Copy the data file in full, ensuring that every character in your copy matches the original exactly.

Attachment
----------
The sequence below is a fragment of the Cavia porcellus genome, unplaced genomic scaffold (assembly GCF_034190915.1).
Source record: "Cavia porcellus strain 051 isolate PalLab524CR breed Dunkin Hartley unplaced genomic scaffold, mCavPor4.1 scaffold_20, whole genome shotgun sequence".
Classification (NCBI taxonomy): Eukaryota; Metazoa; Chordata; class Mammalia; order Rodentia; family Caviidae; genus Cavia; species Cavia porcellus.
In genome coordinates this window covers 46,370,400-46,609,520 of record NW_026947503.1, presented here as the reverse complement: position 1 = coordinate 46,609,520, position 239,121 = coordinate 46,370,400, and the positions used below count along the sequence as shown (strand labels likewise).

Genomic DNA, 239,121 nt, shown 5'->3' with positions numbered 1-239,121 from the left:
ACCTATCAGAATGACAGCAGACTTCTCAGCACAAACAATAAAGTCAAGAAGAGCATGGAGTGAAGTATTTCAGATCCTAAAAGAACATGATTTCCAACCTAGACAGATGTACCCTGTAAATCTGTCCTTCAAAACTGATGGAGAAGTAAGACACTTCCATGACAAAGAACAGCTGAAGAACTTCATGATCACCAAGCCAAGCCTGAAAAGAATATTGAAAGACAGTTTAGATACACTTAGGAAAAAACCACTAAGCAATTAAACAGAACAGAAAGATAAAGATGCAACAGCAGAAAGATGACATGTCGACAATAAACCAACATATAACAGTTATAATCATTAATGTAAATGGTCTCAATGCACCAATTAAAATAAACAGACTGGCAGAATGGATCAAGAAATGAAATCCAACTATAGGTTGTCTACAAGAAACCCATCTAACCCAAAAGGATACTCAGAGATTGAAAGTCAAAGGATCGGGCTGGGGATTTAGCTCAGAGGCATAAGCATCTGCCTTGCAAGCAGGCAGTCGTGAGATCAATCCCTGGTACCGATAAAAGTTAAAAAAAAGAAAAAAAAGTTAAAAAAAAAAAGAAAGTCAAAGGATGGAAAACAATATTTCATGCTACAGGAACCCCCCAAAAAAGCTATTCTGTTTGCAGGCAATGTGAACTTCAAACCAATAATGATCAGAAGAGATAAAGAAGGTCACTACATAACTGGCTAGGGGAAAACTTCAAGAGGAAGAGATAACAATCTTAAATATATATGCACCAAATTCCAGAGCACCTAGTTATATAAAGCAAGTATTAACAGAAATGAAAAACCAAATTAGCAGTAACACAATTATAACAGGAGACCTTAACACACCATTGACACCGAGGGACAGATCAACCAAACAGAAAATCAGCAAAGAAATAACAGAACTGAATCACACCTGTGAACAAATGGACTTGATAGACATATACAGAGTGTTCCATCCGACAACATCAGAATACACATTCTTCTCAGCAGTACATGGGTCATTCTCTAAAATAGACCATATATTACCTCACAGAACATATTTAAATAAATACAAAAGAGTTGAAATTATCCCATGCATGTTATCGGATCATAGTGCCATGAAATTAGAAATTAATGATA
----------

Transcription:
The sequence below is a fragment of the Cavia porcellus genome, unplaced genomic scaffold (assembly GCF_034190915.1).
Source record: "Cavia porcellus strain 051 isolate PalLab524CR breed Dunkin Hartley unplaced genomic scaffold, mCavPor4.1 scaffold_20, whole genome shotgun sequence".
Classification (NCBI taxonomy): Eukaryota; Metazoa; Chordata; class Mammalia; order Rodentia; family Caviidae; genus Cavia; species Cavia porcellus.
In genome coordinates this window covers 46,370,400-46,609,520 of record NW_026947503.1, presented here as the reverse complement: position 1 = coordinate 46,609,520, position 239,121 = coordinate 46,370,400, and the positions used below count along the sequence as shown (strand labels likewise).

Genomic DNA, 239,121 nt, shown 5'->3' with positions numbered 1-239,121 from the left:
ACCTATCAGAATGACAGCAGACTTCTCAGCACAAACAATAAAGTCAAGAAGAGCATGGAGTGAAGTATTTCAGATCCTAAAAGAACATGATTTCCAACCTAGACAGATGTACCCTGTAAATCTGTCCTTCAAAACTGATGGAGAAGTAAGACACTTCCATGACAAAGAACAGCTGAAGAACTTCATGATCACCAAGCCAAGCCTGAAAAGAATATTGAAAGACAGTTTAGATACACTTAGGAAAAAACCACTAAGCAATTAAACAGAACAGAAAGATAAAGATGCAACAGCAGAAAGATGACATGTCGACAATAAACCAACATATAACAGTTATAATCATTAATGTAAATGGTCTCAATGCACCAATTAAAATAAACAGACTGGCAGAATGGATCAAGAAATGAAATCCAACTATAGGTTGTCTACAAGAAACCCATCTAACCCAAAAGGATACTCAGAGATTGAAAGTCAAAGGATCGGGCTGGGGATTTAGCTCAGAGGCATAAGCATCTGCCTTGCAAGCAGGCAGTCGTGAGATCAATCCCTGGTACCGATAAAAGTTAAAAAAAAGAAAAAAAAGTTAAAAAAAAAAAGAAAGTCAAAGGATGGAAAACAATATTTCATGCTACAGGAACCCCCCAAAAAAGCTATTCTGTTTGCAGGCAATGTGAACTTCAAACCAATAATGATCAGAAGAGATAAAGAAGGTCACTACATAACTGGCTAGGGGAAAACTTCAAGAGGAAGAGATAACAATCTTAAATATATATGCACCAAATTCCAGAGCACCTAGTTATATAAAGCAAGTATTAACAGAAATGAAAAACCAAATTAGCAGTAACACAATTATAACAGGAGACCTTAACACACCATTGACACCGAGGGACAGATCAACCAAACAGAAAATCAGCAAAGAAATAACAGAACTGAATCACACCTGTGAACAAATGGACTTGATAGACATATACAGAGTGTTCCATCCGACAACATCAGAATACACATTCTTCTCAGCAGTACATGGGTCATTCTCTAAAATAGACCATATATTACCTCACAGAACATATTTAAATAAATACAAAAGAGTTGAAATTATCCCATGCATGTTATCGGATCATAGTGCCATGAAATTAGAAATTAATGATA